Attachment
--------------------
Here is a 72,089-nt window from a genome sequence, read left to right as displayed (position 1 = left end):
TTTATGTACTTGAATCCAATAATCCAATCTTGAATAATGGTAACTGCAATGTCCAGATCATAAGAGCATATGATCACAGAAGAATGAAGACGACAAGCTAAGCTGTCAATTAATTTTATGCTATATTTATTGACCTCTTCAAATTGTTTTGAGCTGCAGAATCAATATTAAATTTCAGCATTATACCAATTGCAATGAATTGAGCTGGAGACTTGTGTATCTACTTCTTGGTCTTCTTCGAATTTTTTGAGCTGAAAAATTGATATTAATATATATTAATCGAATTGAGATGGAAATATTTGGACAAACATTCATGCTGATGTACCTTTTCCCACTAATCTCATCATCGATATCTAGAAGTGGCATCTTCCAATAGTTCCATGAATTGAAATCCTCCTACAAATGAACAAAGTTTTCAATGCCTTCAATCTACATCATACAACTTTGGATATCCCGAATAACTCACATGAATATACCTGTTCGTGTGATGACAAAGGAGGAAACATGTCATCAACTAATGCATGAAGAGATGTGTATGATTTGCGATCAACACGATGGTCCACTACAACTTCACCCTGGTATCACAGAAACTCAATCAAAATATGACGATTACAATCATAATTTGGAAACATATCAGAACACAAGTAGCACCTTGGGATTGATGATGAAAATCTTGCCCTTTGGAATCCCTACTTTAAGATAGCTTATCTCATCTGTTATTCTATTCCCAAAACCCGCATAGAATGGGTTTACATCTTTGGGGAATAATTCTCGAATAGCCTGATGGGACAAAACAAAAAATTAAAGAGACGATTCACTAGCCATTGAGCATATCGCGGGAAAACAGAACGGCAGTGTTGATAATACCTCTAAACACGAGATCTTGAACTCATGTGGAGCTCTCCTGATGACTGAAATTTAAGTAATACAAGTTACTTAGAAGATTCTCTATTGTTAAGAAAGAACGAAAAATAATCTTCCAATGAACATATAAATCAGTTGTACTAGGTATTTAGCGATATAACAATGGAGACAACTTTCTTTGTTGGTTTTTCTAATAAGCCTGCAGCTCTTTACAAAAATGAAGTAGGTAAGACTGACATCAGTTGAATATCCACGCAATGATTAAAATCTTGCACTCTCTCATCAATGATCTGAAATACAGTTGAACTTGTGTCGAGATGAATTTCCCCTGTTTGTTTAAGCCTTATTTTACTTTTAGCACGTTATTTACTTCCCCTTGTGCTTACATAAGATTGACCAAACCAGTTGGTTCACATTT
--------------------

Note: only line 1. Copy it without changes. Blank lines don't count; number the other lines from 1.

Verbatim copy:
Here is a 72,089-nt window from a genome sequence, read left to right as displayed (position 1 = left end):